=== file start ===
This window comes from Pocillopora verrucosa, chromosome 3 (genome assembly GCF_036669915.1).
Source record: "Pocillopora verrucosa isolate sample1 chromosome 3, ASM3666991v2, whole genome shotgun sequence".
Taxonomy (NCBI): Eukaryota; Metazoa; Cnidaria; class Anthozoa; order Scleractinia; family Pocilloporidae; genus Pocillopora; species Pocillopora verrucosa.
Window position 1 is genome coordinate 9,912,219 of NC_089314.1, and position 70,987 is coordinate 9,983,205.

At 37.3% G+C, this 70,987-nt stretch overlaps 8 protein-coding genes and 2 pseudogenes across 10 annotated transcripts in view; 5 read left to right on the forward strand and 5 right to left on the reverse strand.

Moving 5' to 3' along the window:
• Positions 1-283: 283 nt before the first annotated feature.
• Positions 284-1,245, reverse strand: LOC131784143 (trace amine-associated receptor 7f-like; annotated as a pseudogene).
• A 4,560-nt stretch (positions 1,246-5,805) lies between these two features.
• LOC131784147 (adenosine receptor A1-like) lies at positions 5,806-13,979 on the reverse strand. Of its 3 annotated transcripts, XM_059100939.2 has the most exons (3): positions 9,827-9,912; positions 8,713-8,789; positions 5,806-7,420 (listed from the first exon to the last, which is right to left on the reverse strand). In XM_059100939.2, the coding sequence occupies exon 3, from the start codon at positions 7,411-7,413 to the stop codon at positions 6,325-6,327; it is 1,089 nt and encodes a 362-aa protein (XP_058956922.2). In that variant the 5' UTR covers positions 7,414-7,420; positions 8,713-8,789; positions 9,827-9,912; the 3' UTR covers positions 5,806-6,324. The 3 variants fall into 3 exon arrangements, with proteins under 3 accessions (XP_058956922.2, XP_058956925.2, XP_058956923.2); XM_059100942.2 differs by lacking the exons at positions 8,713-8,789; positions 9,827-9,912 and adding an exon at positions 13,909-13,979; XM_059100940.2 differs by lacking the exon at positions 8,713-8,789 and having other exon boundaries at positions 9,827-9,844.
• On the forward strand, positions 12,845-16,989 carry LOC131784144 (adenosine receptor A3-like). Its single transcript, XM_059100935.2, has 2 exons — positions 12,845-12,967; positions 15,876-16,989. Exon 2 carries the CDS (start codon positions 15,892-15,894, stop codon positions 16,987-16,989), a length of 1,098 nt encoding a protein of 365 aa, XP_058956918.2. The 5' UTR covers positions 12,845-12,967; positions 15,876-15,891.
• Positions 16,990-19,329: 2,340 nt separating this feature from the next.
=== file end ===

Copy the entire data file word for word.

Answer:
This window comes from Pocillopora verrucosa, chromosome 3 (genome assembly GCF_036669915.1).
Source record: "Pocillopora verrucosa isolate sample1 chromosome 3, ASM3666991v2, whole genome shotgun sequence".
Taxonomy (NCBI): Eukaryota; Metazoa; Cnidaria; class Anthozoa; order Scleractinia; family Pocilloporidae; genus Pocillopora; species Pocillopora verrucosa.
Window position 1 is genome coordinate 9,912,219 of NC_089314.1, and position 70,987 is coordinate 9,983,205.

At 37.3% G+C, this 70,987-nt stretch overlaps 8 protein-coding genes and 2 pseudogenes across 10 annotated transcripts in view; 5 read left to right on the forward strand and 5 right to left on the reverse strand.

Moving 5' to 3' along the window:
• Positions 1-283: 283 nt before the first annotated feature.
• Positions 284-1,245, reverse strand: LOC131784143 (trace amine-associated receptor 7f-like; annotated as a pseudogene).
• A 4,560-nt stretch (positions 1,246-5,805) lies between these two features.
• LOC131784147 (adenosine receptor A1-like) lies at positions 5,806-13,979 on the reverse strand. Of its 3 annotated transcripts, XM_059100939.2 has the most exons (3): positions 9,827-9,912; positions 8,713-8,789; positions 5,806-7,420 (listed from the first exon to the last, which is right to left on the reverse strand). In XM_059100939.2, the coding sequence occupies exon 3, from the start codon at positions 7,411-7,413 to the stop codon at positions 6,325-6,327; it is 1,089 nt and encodes a 362-aa protein (XP_058956922.2). In that variant the 5' UTR covers positions 7,414-7,420; positions 8,713-8,789; positions 9,827-9,912; the 3' UTR covers positions 5,806-6,324. The 3 variants fall into 3 exon arrangements, with proteins under 3 accessions (XP_058956922.2, XP_058956925.2, XP_058956923.2); XM_059100942.2 differs by lacking the exons at positions 8,713-8,789; positions 9,827-9,912 and adding an exon at positions 13,909-13,979; XM_059100940.2 differs by lacking the exon at positions 8,713-8,789 and having other exon boundaries at positions 9,827-9,844.
• On the forward strand, positions 12,845-16,989 carry LOC131784144 (adenosine receptor A3-like). Its single transcript, XM_059100935.2, has 2 exons — positions 12,845-12,967; positions 15,876-16,989. Exon 2 carries the CDS (start codon positions 15,892-15,894, stop codon positions 16,987-16,989), a length of 1,098 nt encoding a protein of 365 aa, XP_058956918.2. The 5' UTR covers positions 12,845-12,967; positions 15,876-15,891.
• Positions 16,990-19,329: 2,340 nt separating this feature from the next.